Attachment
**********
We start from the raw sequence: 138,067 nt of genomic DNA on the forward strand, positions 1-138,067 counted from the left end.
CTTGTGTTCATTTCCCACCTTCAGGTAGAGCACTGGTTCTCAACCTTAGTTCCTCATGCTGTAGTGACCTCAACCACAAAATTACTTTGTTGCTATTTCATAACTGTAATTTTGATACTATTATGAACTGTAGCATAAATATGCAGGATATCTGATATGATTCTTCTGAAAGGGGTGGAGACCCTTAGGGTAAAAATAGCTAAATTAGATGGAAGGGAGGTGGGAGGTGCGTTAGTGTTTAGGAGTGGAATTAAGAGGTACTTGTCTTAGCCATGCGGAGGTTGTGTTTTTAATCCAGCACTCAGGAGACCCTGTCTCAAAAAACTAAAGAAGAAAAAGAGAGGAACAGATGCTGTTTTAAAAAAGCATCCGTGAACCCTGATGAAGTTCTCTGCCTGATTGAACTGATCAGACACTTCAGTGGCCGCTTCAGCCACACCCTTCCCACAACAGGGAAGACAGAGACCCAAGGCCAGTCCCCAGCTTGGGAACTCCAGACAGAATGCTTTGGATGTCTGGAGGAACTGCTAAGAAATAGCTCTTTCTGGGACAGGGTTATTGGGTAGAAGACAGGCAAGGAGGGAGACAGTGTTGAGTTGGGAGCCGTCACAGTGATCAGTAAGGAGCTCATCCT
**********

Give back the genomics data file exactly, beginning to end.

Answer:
We start from the raw sequence: 138,067 nt of genomic DNA on the forward strand, positions 1-138,067 counted from the left end.
CTTGTGTTCATTTCCCACCTTCAGGTAGAGCACTGGTTCTCAACCTTAGTTCCTCATGCTGTAGTGACCTCAACCACAAAATTACTTTGTTGCTATTTCATAACTGTAATTTTGATACTATTATGAACTGTAGCATAAATATGCAGGATATCTGATATGATTCTTCTGAAAGGGGTGGAGACCCTTAGGGTAAAAATAGCTAAATTAGATGGAAGGGAGGTGGGAGGTGCGTTAGTGTTTAGGAGTGGAATTAAGAGGTACTTGTCTTAGCCATGCGGAGGTTGTGTTTTTAATCCAGCACTCAGGAGACCCTGTCTCAAAAAACTAAAGAAGAAAAAGAGAGGAACAGATGCTGTTTTAAAAAAGCATCCGTGAACCCTGATGAAGTTCTCTGCCTGATTGAACTGATCAGACACTTCAGTGGCCGCTTCAGCCACACCCTTCCCACAACAGGGAAGACAGAGACCCAAGGCCAGTCCCCAGCTTGGGAACTCCAGACAGAATGCTTTGGATGTCTGGAGGAACTGCTAAGAAATAGCTCTTTCTGGGACAGGGTTATTGGGTAGAAGACAGGCAAGGAGGGAGACAGTGTTGAGTTGGGAGCCGTCACAGTGATCAGTAAGGAGCTCATCCT